Finding an effective treatment for epilepsy is extremely important, but not necessarily easy. This is particularly true for those with treatment-resistant epilepsy, also known as intractable (or refractory) epilepsy. Cannabidiol, or CBD, is one possible treatment option that has gained attention recently.
CBD and tetrahydrocannabinol (THC) are both derivatives of the hemp, or marijuana, plant. THC is the chemical that is responsible for the “high” associated with smoking marijuana. CBD has grown in popularity ever since the passage of the Agriculture Improvement Act of 2018 in the U.S., which legalized the sale of hemp and hemp products.
While marijuana and hemp are technically the same plant, they differ in THC content. Hemp contains incredibly small amounts of THC (less than 0.3 percent by dry weight). Because there is such a small amount of THC found in the hemp plant, you don’t have to worry about getting intoxicated from CBD products, such as CBD oil. CBD has been studied for potential benefits in treating several neurological and psychiatric conditions, including epilepsy.
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There are many forms of epilepsy that occur in people of all ages. Clinical studies have shown that CBD is most useful for severe or treatment-resistant epilepsy. In some studies, CBD has also proven particularly effective and therapeutic for children with severe epilepsy.
Two types of epilepsy are particularly hard to treat and can be quite dangerous:
CBD has been shown in clinical trials to reduce seizure frequency in individuals living with Dravet syndrome or Lennox-Gastaut syndrome. These same studies have demonstrated that CBD is safe to use long-term in both children and adults, with one clinical trial treating individuals for 96 weeks.
Although the exact process by which CBD controls epilepsy remains unknown, scientists have some theories. Some researchers theorize that CBD affects seizures through its interaction with a receptor on neurons (nerve cells) within the brain. A receptor is like a lock on a neuron that can only be activated with a specific key, such as a neurochemical. In this case, a G-protein-coupled receptor acts as a gate for releasing calcium, and calcium is critical for brain cell activity and communication.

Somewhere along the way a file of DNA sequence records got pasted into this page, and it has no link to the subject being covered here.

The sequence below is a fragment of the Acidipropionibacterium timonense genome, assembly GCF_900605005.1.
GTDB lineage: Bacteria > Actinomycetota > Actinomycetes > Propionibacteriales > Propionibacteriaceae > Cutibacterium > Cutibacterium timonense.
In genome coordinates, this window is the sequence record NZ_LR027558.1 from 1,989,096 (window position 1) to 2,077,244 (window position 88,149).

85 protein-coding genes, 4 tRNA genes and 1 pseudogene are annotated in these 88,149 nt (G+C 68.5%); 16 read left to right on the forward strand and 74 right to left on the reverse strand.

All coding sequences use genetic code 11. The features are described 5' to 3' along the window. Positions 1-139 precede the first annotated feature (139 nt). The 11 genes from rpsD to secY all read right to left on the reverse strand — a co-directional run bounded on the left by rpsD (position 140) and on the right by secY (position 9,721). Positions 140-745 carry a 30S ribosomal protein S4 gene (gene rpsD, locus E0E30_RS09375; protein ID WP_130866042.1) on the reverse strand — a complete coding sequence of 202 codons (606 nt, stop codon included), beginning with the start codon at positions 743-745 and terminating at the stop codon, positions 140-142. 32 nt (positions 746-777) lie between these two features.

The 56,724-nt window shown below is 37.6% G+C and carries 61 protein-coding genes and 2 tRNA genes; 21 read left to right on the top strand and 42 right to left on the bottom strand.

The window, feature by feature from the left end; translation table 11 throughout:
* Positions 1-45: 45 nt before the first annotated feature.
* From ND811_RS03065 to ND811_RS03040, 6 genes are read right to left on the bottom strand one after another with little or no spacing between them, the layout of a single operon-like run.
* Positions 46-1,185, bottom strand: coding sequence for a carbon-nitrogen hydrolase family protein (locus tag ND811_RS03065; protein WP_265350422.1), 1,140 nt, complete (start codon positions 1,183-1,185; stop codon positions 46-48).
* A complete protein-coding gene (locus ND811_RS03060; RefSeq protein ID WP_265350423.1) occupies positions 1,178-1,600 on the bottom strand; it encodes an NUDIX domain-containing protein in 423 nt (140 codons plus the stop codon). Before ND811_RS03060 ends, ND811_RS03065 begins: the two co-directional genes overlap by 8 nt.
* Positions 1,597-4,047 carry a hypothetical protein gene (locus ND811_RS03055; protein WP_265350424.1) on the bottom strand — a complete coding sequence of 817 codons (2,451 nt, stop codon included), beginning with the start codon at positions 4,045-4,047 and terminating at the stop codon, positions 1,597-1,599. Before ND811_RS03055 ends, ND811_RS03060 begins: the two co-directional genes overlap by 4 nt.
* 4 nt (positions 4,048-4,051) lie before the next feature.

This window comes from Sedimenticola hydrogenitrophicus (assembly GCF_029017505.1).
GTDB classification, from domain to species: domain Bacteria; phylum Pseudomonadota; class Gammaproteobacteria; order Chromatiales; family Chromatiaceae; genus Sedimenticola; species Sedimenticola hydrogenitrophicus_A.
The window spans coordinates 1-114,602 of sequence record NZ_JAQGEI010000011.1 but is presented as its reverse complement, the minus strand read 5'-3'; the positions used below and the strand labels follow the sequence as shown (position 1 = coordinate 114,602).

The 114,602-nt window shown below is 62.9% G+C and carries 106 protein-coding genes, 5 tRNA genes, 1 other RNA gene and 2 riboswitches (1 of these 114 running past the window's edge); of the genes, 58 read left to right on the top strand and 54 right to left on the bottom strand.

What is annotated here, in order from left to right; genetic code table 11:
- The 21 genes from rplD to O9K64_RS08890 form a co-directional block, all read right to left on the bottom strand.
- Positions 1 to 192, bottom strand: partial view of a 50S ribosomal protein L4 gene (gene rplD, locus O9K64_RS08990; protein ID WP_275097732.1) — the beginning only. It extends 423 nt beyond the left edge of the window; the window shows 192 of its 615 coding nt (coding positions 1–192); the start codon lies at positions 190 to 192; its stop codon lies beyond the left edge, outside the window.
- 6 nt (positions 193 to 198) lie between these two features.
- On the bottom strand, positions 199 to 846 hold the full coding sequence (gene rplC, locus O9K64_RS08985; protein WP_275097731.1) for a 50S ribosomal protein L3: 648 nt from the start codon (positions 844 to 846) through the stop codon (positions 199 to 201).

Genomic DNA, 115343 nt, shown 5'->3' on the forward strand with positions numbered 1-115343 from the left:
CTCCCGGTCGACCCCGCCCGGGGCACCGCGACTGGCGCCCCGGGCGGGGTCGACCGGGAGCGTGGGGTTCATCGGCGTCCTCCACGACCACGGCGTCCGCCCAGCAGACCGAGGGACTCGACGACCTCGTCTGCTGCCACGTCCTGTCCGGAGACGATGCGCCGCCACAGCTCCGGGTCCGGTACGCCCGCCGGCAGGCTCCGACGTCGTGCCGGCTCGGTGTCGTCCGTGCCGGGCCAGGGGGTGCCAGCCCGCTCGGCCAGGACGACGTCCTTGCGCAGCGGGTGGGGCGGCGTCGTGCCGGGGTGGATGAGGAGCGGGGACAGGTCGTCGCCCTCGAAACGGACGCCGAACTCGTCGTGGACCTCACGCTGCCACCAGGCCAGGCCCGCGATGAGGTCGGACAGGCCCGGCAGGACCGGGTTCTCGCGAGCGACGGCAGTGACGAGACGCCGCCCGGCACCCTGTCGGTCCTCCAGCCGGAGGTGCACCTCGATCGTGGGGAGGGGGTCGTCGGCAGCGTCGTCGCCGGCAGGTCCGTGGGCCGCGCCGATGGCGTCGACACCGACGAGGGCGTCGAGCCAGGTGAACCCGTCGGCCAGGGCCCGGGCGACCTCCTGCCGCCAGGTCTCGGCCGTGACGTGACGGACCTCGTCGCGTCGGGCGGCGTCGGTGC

Scientists also think a neurochemical called adenosine may interact with CBD. Adenosine is the brain’s natural anticonsulvant (or antiseizure medication). The idea that CBD increases how much adenosine is available in the brain has been supported by research in rats.
Another brain cell receptor that may be affected by CBD is TRPV1 — also known as the capsaicin receptor and the vanilloid receptor 1. This receptor is more prevalent in people with epilepsy, and CBD is known to make these receptors less sensitive.
Altogether, the complex interactions between CBD and several different brain receptors and adenosine are believed to work together to decrease seizure activity.
CBD products, including tinctures, concentrates, and capsules, are readily available over the counter at a wide variety of stores, including gas stations and specialty CBD boutiques. However, over-the-counter CBD products are not approved by the FDA or regulated in the same way as prescription CBD products. This means there is no real guarantee of safety or efficacy for the product. Further, the product may not contain the dose of CBD claimed on the label.
Prescription CBD products, on the other hand, are regulated by the FDA. Certain quality and purity standards must be met by the manufacturer. Therefore, you are more certain to acquire safe and effective CBD through a prescription from a doctor.
If you or a loved one is suffering from a treatment-resistant form of epilepsy, CBD may help. You should also understand the possible risks and side effects of CBD in order to protect yourself.
So far, scientific research and clinical trials show that CBD is generally safe and has little to no negative side effects. Studies demonstrate that CBD alone does not negatively affect blood pressure, heart rate, or breathing functions. Further, there are no apparent changes in psychological function when CBD is taken by itself, without THC.
There is one big caveat in using CBD. CBD can cause interactions with other drugs or medications, including antiepileptic drugs (AEDs). Specifically, CBD interacts with other substances that are metabolized by a group of enzymes known as cytochromes P450, which are responsible for breaking down CBD. This means that if you take CBD and another drug that is broken down by these enzymes, CBD may interfere with the level of the other medication in your body.
CBD has been shown to interact with drugs including:
Drug interactions can be dangerous and carry serious risks. Because CBD has the potential to interact with other drugs, it is important to consult with a doctor before beginning to take over-the-counter CBD products for medical use.
Are you having trouble finding an effective way to manage your seizures? Members of MyEpilepsyTeam, the social support network for people with epilepsy and their loved ones, can relate. When you join MyEpilepsyTeam, you gain a community of more than 100,000 people who are living with epilepsy and thousands more who care for a loved one with the condition.
Have you tried CBD to manage your seizures? Did you use a prescription or over-the-counter CBD product? Share your experiences or questions in a comment below, or start a conversation on MyEpilepsyTeam today.